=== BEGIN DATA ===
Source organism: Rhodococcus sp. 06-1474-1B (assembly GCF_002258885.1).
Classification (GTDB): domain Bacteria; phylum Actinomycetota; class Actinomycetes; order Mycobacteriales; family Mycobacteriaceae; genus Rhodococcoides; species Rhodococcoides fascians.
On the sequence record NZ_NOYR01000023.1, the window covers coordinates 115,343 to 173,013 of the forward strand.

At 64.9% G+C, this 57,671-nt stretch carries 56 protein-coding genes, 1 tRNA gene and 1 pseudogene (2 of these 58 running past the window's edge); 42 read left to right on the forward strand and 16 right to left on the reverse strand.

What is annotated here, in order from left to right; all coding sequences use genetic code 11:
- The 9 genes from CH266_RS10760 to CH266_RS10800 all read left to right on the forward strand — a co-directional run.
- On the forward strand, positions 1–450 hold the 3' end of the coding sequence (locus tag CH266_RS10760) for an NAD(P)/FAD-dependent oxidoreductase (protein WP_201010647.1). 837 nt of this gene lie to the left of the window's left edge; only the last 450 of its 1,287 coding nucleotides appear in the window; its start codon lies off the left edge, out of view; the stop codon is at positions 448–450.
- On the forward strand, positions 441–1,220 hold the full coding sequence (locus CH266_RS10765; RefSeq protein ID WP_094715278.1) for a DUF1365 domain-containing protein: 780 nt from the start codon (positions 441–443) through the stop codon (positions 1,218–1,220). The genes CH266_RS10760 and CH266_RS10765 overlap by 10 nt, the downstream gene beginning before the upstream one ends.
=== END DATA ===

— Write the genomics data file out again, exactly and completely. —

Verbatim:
Source organism: Rhodococcus sp. 06-1474-1B (assembly GCF_002258885.1).
Classification (GTDB): domain Bacteria; phylum Actinomycetota; class Actinomycetes; order Mycobacteriales; family Mycobacteriaceae; genus Rhodococcoides; species Rhodococcoides fascians.
On the sequence record NZ_NOYR01000023.1, the window covers coordinates 115,343 to 173,013 of the forward strand.

At 64.9% G+C, this 57,671-nt stretch carries 56 protein-coding genes, 1 tRNA gene and 1 pseudogene (2 of these 58 running past the window's edge); 42 read left to right on the forward strand and 16 right to left on the reverse strand.

What is annotated here, in order from left to right; all coding sequences use genetic code 11:
- The 9 genes from CH266_RS10760 to CH266_RS10800 all read left to right on the forward strand — a co-directional run.
- On the forward strand, positions 1–450 hold the 3' end of the coding sequence (locus tag CH266_RS10760) for an NAD(P)/FAD-dependent oxidoreductase (protein WP_201010647.1). 837 nt of this gene lie to the left of the window's left edge; only the last 450 of its 1,287 coding nucleotides appear in the window; its start codon lies off the left edge, out of view; the stop codon is at positions 448–450.
- On the forward strand, positions 441–1,220 hold the full coding sequence (locus CH266_RS10765; RefSeq protein ID WP_094715278.1) for a DUF1365 domain-containing protein: 780 nt from the start codon (positions 441–443) through the stop codon (positions 1,218–1,220). The genes CH266_RS10760 and CH266_RS10765 overlap by 10 nt, the downstream gene beginning before the upstream one ends.